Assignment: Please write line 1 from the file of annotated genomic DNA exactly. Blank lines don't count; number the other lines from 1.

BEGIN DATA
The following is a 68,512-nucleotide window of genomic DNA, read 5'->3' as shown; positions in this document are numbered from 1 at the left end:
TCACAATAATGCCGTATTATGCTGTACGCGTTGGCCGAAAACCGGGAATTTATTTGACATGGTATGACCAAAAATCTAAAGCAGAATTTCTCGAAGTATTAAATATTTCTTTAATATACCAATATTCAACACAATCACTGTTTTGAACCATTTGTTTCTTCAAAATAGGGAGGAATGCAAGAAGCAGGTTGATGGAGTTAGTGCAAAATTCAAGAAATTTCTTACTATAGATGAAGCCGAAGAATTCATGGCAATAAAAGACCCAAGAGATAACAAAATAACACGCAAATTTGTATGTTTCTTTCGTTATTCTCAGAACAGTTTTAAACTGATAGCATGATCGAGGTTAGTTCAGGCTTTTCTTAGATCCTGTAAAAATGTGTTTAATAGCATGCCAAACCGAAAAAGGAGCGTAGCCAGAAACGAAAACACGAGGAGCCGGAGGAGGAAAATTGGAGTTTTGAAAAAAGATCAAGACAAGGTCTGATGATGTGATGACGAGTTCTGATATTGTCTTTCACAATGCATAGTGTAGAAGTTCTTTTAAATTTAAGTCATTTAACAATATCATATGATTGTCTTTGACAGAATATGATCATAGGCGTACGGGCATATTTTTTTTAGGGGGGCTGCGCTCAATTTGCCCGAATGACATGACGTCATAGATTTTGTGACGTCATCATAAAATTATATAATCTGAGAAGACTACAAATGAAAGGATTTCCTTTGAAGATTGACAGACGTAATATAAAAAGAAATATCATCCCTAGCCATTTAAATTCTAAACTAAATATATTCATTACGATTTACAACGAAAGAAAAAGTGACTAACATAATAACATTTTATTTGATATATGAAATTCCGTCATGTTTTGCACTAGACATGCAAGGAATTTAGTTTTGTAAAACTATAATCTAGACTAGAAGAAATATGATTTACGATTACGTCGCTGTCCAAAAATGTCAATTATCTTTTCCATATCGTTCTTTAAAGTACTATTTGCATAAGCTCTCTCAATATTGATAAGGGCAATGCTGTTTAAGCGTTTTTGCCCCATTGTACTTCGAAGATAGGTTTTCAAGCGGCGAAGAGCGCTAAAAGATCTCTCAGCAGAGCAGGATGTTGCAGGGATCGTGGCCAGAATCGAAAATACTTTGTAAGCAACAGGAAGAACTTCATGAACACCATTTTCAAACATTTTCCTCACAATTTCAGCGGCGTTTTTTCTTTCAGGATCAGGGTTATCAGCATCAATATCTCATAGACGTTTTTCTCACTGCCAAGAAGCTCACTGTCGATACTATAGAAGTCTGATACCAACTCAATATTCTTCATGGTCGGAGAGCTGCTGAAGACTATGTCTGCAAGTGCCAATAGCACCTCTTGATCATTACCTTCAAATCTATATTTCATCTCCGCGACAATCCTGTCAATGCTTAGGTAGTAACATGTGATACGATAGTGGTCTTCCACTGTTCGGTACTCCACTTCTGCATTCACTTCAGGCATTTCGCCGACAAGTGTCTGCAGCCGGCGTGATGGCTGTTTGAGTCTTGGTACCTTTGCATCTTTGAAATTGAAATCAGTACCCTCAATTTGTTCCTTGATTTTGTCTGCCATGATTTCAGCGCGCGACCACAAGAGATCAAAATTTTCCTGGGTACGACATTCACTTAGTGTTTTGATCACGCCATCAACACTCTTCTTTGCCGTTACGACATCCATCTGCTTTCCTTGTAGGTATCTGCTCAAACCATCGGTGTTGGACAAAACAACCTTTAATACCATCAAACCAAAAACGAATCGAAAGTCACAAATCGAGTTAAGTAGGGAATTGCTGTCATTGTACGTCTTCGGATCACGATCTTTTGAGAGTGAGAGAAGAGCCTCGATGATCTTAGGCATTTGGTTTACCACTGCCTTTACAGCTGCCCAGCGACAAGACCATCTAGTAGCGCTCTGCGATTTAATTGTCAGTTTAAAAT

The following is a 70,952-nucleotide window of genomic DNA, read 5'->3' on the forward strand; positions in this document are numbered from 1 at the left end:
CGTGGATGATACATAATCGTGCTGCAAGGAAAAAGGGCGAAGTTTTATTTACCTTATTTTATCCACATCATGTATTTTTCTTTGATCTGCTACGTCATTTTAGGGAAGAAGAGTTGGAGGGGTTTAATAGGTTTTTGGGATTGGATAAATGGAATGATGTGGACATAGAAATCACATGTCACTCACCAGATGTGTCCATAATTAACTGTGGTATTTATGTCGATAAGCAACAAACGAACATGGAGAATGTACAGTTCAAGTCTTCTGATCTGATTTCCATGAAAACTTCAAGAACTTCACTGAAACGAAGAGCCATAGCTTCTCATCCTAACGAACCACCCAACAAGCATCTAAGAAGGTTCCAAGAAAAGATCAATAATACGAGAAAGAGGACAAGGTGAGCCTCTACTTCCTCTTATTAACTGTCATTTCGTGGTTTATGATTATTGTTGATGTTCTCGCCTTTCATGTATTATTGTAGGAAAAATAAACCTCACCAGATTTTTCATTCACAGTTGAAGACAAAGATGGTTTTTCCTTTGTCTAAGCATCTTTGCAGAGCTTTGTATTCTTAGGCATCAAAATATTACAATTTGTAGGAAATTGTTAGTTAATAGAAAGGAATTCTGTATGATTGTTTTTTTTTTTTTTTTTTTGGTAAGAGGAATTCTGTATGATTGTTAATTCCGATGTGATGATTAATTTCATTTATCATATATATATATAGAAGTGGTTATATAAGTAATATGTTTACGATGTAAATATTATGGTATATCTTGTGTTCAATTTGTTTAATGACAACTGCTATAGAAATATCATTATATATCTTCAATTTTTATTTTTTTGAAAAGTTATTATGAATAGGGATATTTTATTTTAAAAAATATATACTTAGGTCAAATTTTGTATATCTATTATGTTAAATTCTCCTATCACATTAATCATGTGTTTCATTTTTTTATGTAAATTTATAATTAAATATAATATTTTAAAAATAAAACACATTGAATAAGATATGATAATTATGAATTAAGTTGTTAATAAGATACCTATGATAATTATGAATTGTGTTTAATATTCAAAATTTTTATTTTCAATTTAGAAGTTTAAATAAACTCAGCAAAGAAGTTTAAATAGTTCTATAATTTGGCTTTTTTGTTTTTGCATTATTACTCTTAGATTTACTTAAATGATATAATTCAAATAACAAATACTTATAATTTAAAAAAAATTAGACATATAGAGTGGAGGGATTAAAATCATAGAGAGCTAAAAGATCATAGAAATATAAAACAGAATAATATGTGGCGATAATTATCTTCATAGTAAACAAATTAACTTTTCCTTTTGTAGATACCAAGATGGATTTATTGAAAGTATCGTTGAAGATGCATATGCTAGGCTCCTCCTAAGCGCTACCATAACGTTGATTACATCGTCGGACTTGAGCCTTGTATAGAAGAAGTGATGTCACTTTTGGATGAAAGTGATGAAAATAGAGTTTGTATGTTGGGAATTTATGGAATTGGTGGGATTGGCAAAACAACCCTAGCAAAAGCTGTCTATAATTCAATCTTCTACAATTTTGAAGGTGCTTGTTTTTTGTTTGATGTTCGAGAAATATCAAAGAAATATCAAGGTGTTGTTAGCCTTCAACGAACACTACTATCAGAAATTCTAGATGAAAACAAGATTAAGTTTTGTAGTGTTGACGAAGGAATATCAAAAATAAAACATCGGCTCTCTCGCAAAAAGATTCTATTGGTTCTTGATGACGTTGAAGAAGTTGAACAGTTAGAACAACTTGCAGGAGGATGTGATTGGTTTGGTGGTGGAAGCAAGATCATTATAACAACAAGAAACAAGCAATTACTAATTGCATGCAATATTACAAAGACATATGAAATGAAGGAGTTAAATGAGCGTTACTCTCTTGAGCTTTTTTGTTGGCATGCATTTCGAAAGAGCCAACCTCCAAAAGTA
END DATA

The following is a 68,512-nucleotide window of genomic DNA, read 5'->3' as shown; positions in this document are numbered from 1 at the left end: